Titus 1:12—Paul Quotes a Pagan

In the letter to Titus, Paul says, “It was one of them, their very own prophet, who said, ‘Cretans are always liars, vicious brutes, lazy gluttons.’ That testimony is true” (Titus 1:12–13). No text containing these words has survived from antiquity, but Clement of Alexandria, John Chrysostom, and other authorities attributed the line to Epimenides, a seventh- or sixth-century-BCE philosopher-poet.

In the early twentieth century, a ninth-century Syriac commentary on the book of Acts was discovered that contained a full quote from the text of Epimenides, which apparently was available to the author of that work at that time. The context seems to be an error (or “lie”) on the part of Cretans who, by building a tomb for Zeus, failed to recognize that the god was immortal

They fashioned a tomb for you, holy and high one,

Cretans, always liars, evil beasts, idle bellies.

But you are not dead: you live and abide forever,

For in you we live and move and have our being.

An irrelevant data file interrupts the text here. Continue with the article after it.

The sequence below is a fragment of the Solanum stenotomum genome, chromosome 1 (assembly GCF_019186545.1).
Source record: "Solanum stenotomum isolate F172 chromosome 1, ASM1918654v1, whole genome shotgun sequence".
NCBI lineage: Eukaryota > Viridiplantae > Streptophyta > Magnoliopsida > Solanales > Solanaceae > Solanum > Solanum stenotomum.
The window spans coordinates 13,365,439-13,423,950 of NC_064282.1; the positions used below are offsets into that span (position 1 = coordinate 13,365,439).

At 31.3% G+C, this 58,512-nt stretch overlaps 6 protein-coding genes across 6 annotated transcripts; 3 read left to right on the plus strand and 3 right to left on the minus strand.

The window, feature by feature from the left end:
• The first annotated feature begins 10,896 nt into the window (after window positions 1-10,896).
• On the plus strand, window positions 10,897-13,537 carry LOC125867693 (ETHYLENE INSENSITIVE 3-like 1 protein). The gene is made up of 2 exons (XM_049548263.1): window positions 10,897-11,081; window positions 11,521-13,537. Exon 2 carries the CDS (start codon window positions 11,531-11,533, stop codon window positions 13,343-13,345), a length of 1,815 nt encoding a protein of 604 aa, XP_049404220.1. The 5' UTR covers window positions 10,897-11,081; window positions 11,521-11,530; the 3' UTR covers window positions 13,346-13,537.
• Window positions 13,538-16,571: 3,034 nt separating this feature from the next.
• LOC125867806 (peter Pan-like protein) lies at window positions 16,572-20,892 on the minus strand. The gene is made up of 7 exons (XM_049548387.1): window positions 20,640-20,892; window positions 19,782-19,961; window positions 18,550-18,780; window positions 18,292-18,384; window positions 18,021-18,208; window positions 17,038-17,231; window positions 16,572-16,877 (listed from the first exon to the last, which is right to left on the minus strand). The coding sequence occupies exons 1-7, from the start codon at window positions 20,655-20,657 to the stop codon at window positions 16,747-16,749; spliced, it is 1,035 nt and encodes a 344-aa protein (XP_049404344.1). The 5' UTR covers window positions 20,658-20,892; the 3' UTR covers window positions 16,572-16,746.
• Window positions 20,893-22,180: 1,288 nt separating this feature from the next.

Of special note is the fact that this one stanza of ancient poetry is quoted twice in the New Testament! Paul is presented as citing the second line in Titus 1:12, and in Acts 17:28 he is presented as citing the concluding line in a completely different context: “[God] is not far from each one of us. For ‘in him we live and move and have our being’; as even some of your own poets have said, ‘For we too are his offspring’” (Acts 17:27–28).

In this passage, Paul further introduces an additional quotation from pagan poetry: the line “we too are his offspring.” He indicates that this line is something that more one Greek poet has said, and we do possess two texts that contain similar lines:

All the streets and all the market places

of humanity are full of Zeus.

Also full of him are the sea and the harbors,

and everywhere we all have need of Zeus.

For we are also his offspring.

—Aratus of Soli in Cilicia, Phaenomena 2–51

The beginning of the world was from you,

and with law you rule over all things.

To you all flesh may speak,

for we are your offspring.

Therefore I will lift a hymn to you

and will sing of your power.

—Cleanthes, Fragment 537, “Hymn to Zeus”2

Both Aratus and Cleanthes were Stoic philosophers (fourth to third centuries BCE).

1. Quoted in Robert H. Gundry, A Survey to the New Testament, 5th ed. (Grand Rapids: Zondervan, 2012), 362.

2. Quoted in Gundry, Survey to the New Testament, 362.